Comic by xkcd
Blogging used to be the future. Now it’s kinda the present and that, rapidly enough, has a way of becoming the past.
Blogging used to be the easiest way to express yourself online, but it’s not anymore. Tumblr and Facebook and Twitter are easier and you can reach more people faster. It took my like 10 years to get like 300 core readers, daily (about a 1000 total). On Facebook you can buy that amount of fans (thru ads) for about Rs. 5000. Times are a’changing.
I don’t think blogs are dead anymore than journalism is dead. Things just move down the supply chain. Blogs are now a more ‘serious’ medium than a disruptive one. Major companies have blogs as do ‘major’ people, it’s becoming almost establishment. However, my advice to people starting out has changed.
Ease Of Entry
Back in the day, as in 2005, I recommended that any company or charity I advised start a blog, it was simply the easiest way to get their message out there. Now I just tell them to start a Facebook page and – though this is less effective – a Twitter account. I say Twitter is less effective because you can’t spend on advertising, it has to grow organically, much like a blog (without, say, AdWords).
On Facebook they can get out there fast, reach people faster, and know more about the people they’re reaching. If I was me starting out afresh I’d probably do that. Just be on Facebook. Or maybe not.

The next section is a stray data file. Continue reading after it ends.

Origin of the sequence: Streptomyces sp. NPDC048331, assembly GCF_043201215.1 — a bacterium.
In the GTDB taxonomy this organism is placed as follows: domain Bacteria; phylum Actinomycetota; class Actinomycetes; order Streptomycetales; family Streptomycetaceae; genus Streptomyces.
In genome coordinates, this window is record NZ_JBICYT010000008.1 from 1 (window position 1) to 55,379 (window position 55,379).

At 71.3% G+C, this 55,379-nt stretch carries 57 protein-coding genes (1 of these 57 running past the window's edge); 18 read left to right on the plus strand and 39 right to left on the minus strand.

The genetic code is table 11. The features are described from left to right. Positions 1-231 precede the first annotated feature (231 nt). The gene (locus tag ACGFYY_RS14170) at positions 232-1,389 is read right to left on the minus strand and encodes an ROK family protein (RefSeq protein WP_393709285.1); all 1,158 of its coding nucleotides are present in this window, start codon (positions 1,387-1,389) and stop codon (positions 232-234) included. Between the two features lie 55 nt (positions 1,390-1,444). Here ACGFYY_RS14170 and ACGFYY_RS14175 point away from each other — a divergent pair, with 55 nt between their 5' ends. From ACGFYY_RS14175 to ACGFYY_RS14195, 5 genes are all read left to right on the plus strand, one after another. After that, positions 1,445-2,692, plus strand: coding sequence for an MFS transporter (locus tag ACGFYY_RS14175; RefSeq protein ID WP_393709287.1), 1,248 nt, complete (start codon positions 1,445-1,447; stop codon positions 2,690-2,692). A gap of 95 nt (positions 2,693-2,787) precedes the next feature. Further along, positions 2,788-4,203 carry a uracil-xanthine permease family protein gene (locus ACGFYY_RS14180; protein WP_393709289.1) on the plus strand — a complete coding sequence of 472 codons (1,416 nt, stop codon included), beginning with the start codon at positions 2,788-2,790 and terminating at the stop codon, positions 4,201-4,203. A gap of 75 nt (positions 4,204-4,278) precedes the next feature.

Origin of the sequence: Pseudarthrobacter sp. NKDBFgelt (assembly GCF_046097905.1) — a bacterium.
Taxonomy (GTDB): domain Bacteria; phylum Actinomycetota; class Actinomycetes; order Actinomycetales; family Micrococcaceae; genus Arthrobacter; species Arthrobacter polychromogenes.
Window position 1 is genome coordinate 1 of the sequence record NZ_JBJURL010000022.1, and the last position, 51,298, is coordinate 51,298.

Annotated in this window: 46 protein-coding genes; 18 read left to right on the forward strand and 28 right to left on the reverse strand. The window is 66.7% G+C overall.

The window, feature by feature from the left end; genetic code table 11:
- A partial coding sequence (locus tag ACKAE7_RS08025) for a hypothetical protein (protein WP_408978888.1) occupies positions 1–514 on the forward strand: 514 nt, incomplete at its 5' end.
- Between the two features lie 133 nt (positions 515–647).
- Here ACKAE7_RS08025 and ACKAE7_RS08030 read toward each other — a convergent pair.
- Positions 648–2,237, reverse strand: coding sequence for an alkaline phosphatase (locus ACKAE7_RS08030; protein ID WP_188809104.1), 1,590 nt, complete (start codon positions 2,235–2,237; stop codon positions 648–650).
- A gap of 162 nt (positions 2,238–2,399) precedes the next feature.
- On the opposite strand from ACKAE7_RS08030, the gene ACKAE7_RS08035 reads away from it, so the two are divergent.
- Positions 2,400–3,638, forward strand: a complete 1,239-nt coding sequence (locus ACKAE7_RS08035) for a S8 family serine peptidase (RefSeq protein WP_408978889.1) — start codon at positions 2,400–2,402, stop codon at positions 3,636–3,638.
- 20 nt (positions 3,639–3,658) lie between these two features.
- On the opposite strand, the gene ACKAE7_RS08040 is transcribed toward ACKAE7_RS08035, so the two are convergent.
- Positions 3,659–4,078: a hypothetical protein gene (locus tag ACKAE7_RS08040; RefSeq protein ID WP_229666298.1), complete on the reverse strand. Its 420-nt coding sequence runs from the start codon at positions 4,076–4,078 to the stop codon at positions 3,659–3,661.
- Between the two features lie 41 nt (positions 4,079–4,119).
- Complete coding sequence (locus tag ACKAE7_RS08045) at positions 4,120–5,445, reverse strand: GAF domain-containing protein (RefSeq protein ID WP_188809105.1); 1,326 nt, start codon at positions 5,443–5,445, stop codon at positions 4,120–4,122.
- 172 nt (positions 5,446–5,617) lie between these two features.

I still like the freedom a blog provides. It’s like having property. I can potter about in the garden, rearrange things, break stuff. It’s also a space I own, and can monetize, theoretically. I have my own way of typing stuff (in HTML), a particular clunky way of adding images, my own idiosyncratic layout.
Sometimes I envy the ease of Tumblr or Facebook, just put the text, a link to the photo and go. I have to find different sizes, manually make excerpts, etc. Then I have to wait for people to visit or stumble upon my domain, which happens quite often through Facebook and Twitter these days. I used to think journalists were dinosaurs, but I’m beginning to look a bit Neanderthal myself.
Evolution Of Media
This whole idea that evolution proceeds in a straight line is, however, incorrect. The value of a medium isn’t its growth rates or its size but its adaptation to a particular niche. People say that humans evolved from apes, as in we evolved from chimpanzees, but it isn’t quite like that. Chimps and we evolved from a common ancestor, which may have looked a lot like modern chimps (more than us). That was a niche that was working and chimpanzees stayed there. They’re not any less evolved than us, theyre just adapted to a different scene.
With media, it’s not that blogs are replacing newspapers or tumblr is replacing blogs. It’s an ecosystem and these things all co-exist, and depend upon each other. Without newspapers I don’t have too much to talk about, and without blogs like me, there isn’t uber-much to discuss on social media. While the growth of respective parts of the food chain may slow down, while they may lose monopolies or particular niches, their value does not necessarily decline.
Of course, the value can decline. Newspapers are no longer THE source, they’ve lost that monopoly. Blogs are also a bit harder to start and maintain than Tumblr or just updating FB or Twitter, so a lot of people (bloggers like myself included) have migrated some functions there. That said, I think the blog is a unique form in that in can jack-knife into many roles – ranging from something like a Tumblr to a full blown newspaper. In that sense, I hope the medium will be long-lasting and adapted well. Not dominant, but not disappearing. Like the cockroach.